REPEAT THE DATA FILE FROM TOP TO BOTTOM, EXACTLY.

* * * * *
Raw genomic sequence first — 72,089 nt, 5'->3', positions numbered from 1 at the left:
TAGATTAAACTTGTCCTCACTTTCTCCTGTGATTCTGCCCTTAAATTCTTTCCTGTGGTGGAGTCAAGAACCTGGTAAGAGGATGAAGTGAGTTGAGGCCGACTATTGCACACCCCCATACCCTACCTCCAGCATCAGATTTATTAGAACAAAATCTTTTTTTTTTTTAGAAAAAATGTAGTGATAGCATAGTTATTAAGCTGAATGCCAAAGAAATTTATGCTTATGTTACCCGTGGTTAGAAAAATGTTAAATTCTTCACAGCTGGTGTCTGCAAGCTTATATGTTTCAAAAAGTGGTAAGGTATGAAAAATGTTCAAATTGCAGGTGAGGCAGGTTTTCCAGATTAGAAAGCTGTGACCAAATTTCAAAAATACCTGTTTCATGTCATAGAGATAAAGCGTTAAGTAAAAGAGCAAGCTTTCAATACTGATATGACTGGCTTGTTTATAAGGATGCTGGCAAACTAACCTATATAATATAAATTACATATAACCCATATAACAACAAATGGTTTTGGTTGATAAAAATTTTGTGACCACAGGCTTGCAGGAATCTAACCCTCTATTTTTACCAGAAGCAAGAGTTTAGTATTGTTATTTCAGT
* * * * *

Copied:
Raw genomic sequence first — 72,089 nt, 5'->3', positions numbered from 1 at the left:
TAGATTAAACTTGTCCTCACTTTCTCCTGTGATTCTGCCCTTAAATTCTTTCCTGTGGTGGAGTCAAGAACCTGGTAAGAGGATGAAGTGAGTTGAGGCCGACTATTGCACACCCCCATACCCTACCTCCAGCATCAGATTTATTAGAACAAAATCTTTTTTTTTTTTAGAAAAAATGTAGTGATAGCATAGTTATTAAGCTGAATGCCAAAGAAATTTATGCTTATGTTACCCGTGGTTAGAAAAATGTTAAATTCTTCACAGCTGGTGTCTGCAAGCTTATATGTTTCAAAAAGTGGTAAGGTATGAAAAATGTTCAAATTGCAGGTGAGGCAGGTTTTCCAGATTAGAAAGCTGTGACCAAATTTCAAAAATACCTGTTTCATGTCATAGAGATAAAGCGTTAAGTAAAAGAGCAAGCTTTCAATACTGATATGACTGGCTTGTTTATAAGGATGCTGGCAAACTAACCTATATAATATAAATTACATATAACCCATATAACAACAAATGGTTTTGGTTGATAAAAATTTTGTGACCACAGGCTTGCAGGAATCTAACCCTCTATTTTTACCAGAAGCAAGAGTTTAGTATTGTTATTTCAGT